From the Departments of Psychology and Psychiatry and Behavioral Sciences, Stony Brook University, Stony Brook, N.Y.From the Departments of Psychology and Psychiatry and Behavioral Sciences, Stony Brook University, Stony Brook, N.Y.From the Departments of Psychology and Psychiatry and Behavioral Sciences, Stony Brook University, Stony Brook, N.Y.From the Departments of Psychology and Psychiatry and Behavioral Sciences, Stony Brook University, Stony Brook, N.Y.From the Departments of Psychology and Psychiatry and Behavioral Sciences, Stony Brook University, Stony Brook, N.Y.

Pub Type(s)

Journal Article

Language

eng

PubMed ID

27363510

Citation

Nelson, Brady D., et al. "Blunted Neural Response to Rewards as a Prospective Predictor of the Development of Depression in Adolescent Girls." The American Journal of Psychiatry, vol. 173, no. 12, 2016, pp. 1223-1230.
Nelson BD, Perlman G, Klein DN, et al. Blunted Neural Response to Rewards as a Prospective Predictor of the Development of Depression in Adolescent Girls. Am J Psychiatry. 2016;173(12):1223-1230.
Nelson, B. D., Perlman, G., Klein, D. N., Kotov, R., & Hajcak, G. (2016). Blunted Neural Response to Rewards as a Prospective Predictor of the Development of Depression in Adolescent Girls. The American Journal of Psychiatry, 173(12), 1223-1230.
Nelson BD, et al. Blunted Neural Response to Rewards as a Prospective Predictor of the Development of Depression in Adolescent Girls. Am J Psychiatry. 2016 Dec 1;173(12):1223-1230. PubMed PMID: 27363510.
* Article titles in AMA citation format should be in sentence-case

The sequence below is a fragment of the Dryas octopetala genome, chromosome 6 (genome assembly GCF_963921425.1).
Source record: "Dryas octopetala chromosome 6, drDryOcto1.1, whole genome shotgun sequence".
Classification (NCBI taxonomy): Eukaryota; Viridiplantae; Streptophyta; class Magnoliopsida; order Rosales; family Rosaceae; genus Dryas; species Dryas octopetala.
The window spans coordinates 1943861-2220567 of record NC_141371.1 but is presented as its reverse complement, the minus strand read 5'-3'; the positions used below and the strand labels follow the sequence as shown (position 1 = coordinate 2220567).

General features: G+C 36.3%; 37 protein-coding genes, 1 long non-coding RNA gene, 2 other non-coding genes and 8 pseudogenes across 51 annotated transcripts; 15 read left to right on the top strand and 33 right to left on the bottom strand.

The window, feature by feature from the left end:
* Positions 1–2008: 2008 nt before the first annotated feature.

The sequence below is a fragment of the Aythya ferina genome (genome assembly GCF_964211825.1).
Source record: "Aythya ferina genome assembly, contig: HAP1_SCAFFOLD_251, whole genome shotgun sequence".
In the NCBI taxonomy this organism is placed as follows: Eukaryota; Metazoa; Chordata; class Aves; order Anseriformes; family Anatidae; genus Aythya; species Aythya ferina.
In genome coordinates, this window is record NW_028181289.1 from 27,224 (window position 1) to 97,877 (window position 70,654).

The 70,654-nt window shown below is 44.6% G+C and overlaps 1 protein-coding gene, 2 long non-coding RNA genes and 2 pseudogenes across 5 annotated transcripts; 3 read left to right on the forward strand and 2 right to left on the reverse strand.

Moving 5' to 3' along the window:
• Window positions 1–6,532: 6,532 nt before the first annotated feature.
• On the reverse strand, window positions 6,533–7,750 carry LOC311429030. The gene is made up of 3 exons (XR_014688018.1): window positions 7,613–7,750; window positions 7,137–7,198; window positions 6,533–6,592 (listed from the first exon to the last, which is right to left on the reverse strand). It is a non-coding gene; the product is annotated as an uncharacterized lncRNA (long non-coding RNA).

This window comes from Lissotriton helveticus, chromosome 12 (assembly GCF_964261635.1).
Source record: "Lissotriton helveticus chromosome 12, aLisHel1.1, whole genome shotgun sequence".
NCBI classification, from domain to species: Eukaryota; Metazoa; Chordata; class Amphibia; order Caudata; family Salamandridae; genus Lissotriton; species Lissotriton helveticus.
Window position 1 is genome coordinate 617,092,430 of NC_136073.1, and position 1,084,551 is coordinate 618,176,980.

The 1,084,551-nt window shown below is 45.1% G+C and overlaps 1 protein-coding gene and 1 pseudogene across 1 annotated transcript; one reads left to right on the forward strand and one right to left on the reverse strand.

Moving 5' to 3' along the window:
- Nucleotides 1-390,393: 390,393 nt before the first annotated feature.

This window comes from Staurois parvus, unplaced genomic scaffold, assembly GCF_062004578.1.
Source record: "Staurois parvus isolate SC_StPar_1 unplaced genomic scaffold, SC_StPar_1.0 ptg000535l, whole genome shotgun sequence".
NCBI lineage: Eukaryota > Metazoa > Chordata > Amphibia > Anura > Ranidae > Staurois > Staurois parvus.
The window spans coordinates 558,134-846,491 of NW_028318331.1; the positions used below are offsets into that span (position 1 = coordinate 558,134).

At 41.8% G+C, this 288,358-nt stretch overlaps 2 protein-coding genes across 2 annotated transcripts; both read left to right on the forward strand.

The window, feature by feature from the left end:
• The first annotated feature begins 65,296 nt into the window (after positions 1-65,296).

TY - JOUR T1 - Blunted Neural Response to Rewards as a Prospective Predictor of the Development of Depression in Adolescent Girls. AU - Nelson,Brady D, AU - Perlman,Greg, AU - Klein,Daniel N, AU - Kotov,Roman, AU - Hajcak,Greg, Y1 - 2016/07/01/ PY - 2016/7/2/pubmed PY - 2017/5/2/medline PY - 2016/7/2/entrez SP - 1223 EP - 1230 JF - The American journal of psychiatry JO - Am J Psychiatry VL - 173 IS - 12 N2 - OBJECTIVE: A blunted neural response to rewards has recently emerged as a potential mechanistic biomarker of adolescent depression. The reward positivity, an event-related potential elicited by feedback indicating monetary gain relative to loss, has been associated with risk for depression. The authors examined whether the reward positivity prospectively predicted the development of depression 18 months later in a large community sample of adolescent girls. METHOD: The sample included 444 girls 13.5-15.5 years old with no lifetime history of a depressive disorder, along with a biological parent for each girl. At baseline, the adolescents' reward positivity was measured using a monetary guessing task, their current depressive symptoms were assessed using a self-report questionnaire, and the adolescents' and parents' lifetime psychiatric histories were evaluated with diagnostic interviews. The same interview and questionnaire were administered to the adolescents again approximately 18 months later. RESULTS: A blunted reward positivity at baseline predicted first-onset depressive disorder and greater depressive symptom scores 18 months later. The reward positivity was also a significant predictor independent of other prominent risk factors, including baseline depressive symptoms and adolescent and parental lifetime psychiatric history. The combination of a blunted reward positivity and greater depressive symptom scores at baseline provided the greatest positive predictive value for first-onset depressive disorder. CONCLUSIONS: This study provides strong converging evidence that a blunted neural response to rewards precedes adolescent-onset depression and symptom emergence. Blunted neural response may therefore constitute an important target for screening and prevention. SN - 1535-7228 UR - https://www.unboundmedicine.com/medline/citation/27363510/Blunted_Neural_Response_to_Rewards_as_a_Prospective_Predictor_of_the_Development_of_Depression_in_Adolescent_Girls_ L2 - https://ajp.psychiatryonline.org/doi/10.1176/appi.ajp.2016.15121524?url_ver=Z39.88-2003&rfr_id=ori:rid:crossref.org&rfr_dat=cr_pub=pubmed DB - PRIME DP - Unbound Medicine ER -